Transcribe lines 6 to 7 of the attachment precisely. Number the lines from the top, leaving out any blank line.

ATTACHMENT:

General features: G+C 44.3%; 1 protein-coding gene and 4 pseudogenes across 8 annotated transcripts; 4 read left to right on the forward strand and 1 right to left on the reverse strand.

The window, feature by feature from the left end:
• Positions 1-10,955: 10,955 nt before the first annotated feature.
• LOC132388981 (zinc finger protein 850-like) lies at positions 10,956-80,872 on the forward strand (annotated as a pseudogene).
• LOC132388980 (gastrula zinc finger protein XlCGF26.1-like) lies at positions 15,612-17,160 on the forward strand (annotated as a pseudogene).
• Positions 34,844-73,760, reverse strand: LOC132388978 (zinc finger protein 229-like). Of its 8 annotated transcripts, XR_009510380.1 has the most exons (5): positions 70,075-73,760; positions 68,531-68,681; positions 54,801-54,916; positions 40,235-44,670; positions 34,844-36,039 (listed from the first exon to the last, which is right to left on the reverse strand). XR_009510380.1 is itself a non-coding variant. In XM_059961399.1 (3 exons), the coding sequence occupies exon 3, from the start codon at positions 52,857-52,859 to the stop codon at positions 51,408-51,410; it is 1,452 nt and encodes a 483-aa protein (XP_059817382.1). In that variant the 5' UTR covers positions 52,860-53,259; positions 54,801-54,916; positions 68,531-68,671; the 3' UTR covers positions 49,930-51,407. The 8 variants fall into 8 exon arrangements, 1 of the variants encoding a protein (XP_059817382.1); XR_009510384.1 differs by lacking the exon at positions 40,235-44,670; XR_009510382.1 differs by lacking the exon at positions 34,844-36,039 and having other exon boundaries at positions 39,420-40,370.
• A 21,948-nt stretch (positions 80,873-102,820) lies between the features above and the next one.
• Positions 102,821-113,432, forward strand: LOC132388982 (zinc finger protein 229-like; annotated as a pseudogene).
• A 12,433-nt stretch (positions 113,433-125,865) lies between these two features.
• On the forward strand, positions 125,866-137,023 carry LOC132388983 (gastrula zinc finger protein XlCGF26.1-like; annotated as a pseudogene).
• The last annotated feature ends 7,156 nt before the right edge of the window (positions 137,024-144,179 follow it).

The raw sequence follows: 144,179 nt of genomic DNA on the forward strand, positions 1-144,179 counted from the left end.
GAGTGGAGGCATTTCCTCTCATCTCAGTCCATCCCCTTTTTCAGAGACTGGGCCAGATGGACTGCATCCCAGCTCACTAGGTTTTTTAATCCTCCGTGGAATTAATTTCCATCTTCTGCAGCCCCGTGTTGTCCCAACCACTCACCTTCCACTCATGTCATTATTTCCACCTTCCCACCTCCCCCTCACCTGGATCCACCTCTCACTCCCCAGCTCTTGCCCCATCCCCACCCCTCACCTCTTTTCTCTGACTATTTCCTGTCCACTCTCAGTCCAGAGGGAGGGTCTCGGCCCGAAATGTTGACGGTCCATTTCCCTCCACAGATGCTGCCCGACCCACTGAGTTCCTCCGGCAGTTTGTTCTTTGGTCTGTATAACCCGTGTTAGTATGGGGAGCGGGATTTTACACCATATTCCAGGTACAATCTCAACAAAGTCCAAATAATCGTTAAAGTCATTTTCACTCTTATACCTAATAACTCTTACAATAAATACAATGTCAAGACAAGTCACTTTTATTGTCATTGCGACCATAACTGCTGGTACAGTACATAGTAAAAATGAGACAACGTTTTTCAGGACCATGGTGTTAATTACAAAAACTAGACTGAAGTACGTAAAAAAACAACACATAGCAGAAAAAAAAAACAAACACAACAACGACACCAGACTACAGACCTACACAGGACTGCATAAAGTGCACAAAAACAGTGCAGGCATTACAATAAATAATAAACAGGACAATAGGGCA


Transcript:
• Positions 34,844-73,760, reverse strand: LOC132388978 (zinc finger protein 229-like). Of its 8 annotated transcripts, XR_009510380.1 has the most exons (5): positions 70,075-73,760; positions 68,531-68,681; positions 54,801-54,916; positions 40,235-44,670; positions 34,844-36,039 (listed from the first exon to the last, which is right to left on the reverse strand). XR_009510380.1 is itself a non-coding variant. In XM_059961399.1 (3 exons), the coding sequence occupies exon 3, from the start codon at positions 52,857-52,859 to the stop codon at positions 51,408-51,410; it is 1,452 nt and encodes a 483-aa protein (XP_059817382.1). In that variant the 5' UTR covers positions 52,860-53,259; positions 54,801-54,916; positions 68,531-68,671; the 3' UTR covers positions 49,930-51,407. The 8 variants fall into 8 exon arrangements, 1 of the variants encoding a protein (XP_059817382.1); XR_009510384.1 differs by lacking the exon at positions 40,235-44,670; XR_009510382.1 differs by lacking the exon at positions 34,844-36,039 and having other exon boundaries at positions 39,420-40,370.
• A 21,948-nt stretch (positions 80,873-102,820) lies between the features above and the next one.